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Amy Kilbride didn’t ask to be hooked up to the city water supply, but she’s paying for it. Neal Ozano goes with the flow.

It was Amy Kilbride's perfect house. It wasn't very big, but it was big enough, and the little two-storey needed a little work, but not too much: Her partner, Noel Taussig, was a carpenter anyway. And the price was right. They bought it. Then one afternoon, in March of this year, a contractor showed up to look at their house.

He checked the water level in their well, examined the foundation and also inspected the house. They had no idea what he was there for.

He told them his company, ACL Construction, had just gotten the contract for a construction project on Herring Cove Road. They were going to get sewer and water and the lines would pass in front of their houses.

This was a pre-blasting inspection.

Blasting? They learned that, as part of a project partly funded by the Harbour Solutions Project, ACL Construction, as the contractor for Halifax Water, would be blasting trenches in Herring Cove Road (most of the area is solid rock), laying water and sewer lines, then covering it up and landscaping it. The sewage lines would connect with the new treatment plant being built just down the road, while the water lines would provide access to city water.

Fast-forward to May 2007. There's a trench carved for the water and sewer lines—at some points up to 18 feet deep, to keep the gravity-fed sewer lines flowing.

The trenches—needed for the deep sewer lines running towards Herring Cove's new treatment plant—may have dried up Kilbride and Taussig's dug well, which their house had been using since it was built in the 1950s. The water level in their well is down three feet. After the blasting work, their pump started sucking air for the first time since they'd moved in.

"Apparently, this can happen in the summer, when it's dry," said Kilbride, "but not spring—there should be lots of water." And it wasn't summer—it was May 17. And it had rained.

"It's very difficult to judge what effects blasting can have on a well," says Charles Stanfield, ACL's project manager for Herring Cove's water and sewer project. Some trenches can be blasted within five feet of a well and have no effect, while further away, a well can go completely dry. We have no control over water flow. It's hard to predict."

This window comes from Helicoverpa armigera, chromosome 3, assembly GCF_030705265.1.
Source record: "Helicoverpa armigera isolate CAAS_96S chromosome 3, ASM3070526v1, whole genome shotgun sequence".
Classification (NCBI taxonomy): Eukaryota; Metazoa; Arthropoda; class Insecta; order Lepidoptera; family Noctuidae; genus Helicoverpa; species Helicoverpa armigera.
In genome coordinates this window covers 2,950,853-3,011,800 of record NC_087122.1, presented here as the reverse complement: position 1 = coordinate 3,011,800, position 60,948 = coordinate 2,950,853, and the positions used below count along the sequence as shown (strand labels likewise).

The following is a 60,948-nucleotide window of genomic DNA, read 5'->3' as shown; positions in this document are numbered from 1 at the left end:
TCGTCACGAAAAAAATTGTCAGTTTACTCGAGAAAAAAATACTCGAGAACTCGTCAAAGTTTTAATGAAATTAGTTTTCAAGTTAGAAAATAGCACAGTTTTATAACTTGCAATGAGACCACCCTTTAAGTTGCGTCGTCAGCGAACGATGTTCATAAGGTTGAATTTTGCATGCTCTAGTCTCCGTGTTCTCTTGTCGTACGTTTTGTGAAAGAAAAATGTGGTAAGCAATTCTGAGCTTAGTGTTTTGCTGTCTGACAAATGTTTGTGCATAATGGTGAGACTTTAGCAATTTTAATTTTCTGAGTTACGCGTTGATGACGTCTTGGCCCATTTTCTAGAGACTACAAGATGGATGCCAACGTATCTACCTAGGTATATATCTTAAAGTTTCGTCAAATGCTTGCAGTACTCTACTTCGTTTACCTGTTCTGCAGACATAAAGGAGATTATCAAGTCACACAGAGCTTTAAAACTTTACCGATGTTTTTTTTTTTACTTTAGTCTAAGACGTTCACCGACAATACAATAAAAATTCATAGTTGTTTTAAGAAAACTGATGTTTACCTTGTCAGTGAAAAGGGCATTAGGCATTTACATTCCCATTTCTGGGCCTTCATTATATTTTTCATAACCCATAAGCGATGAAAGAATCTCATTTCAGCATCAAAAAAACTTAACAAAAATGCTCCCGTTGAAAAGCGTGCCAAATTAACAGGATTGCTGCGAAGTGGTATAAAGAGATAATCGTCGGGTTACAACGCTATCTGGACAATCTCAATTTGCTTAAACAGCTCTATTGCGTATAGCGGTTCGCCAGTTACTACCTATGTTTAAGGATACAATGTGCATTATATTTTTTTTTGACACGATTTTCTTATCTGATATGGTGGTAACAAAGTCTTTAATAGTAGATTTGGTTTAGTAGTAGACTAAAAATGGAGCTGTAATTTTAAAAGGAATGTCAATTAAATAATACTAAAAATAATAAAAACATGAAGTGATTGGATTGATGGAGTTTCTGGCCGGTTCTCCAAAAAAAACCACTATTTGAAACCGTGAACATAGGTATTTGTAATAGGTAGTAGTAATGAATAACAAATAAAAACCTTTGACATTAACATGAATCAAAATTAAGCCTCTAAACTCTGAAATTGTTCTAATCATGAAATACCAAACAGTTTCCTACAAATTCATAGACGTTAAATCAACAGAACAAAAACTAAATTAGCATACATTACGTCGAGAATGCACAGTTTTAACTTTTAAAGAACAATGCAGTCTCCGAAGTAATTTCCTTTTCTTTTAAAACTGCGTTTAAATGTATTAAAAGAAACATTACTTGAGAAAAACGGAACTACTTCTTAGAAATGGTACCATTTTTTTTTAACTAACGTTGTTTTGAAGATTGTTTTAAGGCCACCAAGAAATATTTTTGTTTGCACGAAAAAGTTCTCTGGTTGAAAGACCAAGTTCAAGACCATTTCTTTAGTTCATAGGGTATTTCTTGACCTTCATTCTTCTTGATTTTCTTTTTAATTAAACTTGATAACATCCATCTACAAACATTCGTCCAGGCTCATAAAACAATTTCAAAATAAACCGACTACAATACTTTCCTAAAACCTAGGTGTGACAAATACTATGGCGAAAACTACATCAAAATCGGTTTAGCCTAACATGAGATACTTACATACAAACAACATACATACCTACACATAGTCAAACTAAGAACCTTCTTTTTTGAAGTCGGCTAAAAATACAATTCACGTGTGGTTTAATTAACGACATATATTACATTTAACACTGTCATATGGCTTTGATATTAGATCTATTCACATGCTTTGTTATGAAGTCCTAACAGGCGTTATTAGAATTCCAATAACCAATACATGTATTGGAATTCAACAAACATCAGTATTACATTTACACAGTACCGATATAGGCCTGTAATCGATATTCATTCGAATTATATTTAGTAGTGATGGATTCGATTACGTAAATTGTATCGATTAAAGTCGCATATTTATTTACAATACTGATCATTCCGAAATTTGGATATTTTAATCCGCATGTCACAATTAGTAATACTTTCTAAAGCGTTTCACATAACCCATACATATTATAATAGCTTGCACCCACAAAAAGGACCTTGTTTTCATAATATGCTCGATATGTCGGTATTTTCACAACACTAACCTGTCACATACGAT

Since May, Kilbride, along with 20 other Herring Cove Road residents, has received her water from a tank outside her house, provided and filled by ACL Construction as part of their contract with the city. Once the project is complete and Halifax Water releases a letter saying they're satisfied with the work, the contractor is only obliged to keep filling the tank for one additional month. So, Kilbride either has to truck in water, or pay a contractor $7,000 to hook her up to the city water supply. Stanfield says December 21 is when the work will be complete.

Now she owes the city $20,000—a "betterment charge"—for the two water hookups attached to her property lines by the contractors as they passed her land, which she can pay out over the next 20 years.

Nobody told Kilbride or Taussig this was going to happen. Kilbride moved to the area July 29, 2005, months after a community committee made the decision to blast trenches into the ground to connect the small fishing village and its adjacent homes to municipal water and sewer. She's a stay-at-home mom and Taussig is in school, and working part-time. There isn't much spare cash.

Jamie Hannam, manager of engineering and information services for Halifax Water, says there may be programs to support low-income homeowners with the local improvement charge portion of their bill. "We can help with that." But getting the water from the property line to bathtubs, sinks, and washers—and coming up with the $6,000 or $7,000 to pay for the work—is the homeowner's responsibility.

"The municipality can't be funding private deals," he says. Kilbride is upset that there wasn't more public information for the people who moved into the area after the meeting. "The most annoying thing in the community has been the lack of information given to the community—how, when, and how much it's going to cost," she says. "It would have been nice to be able to start planning financially."



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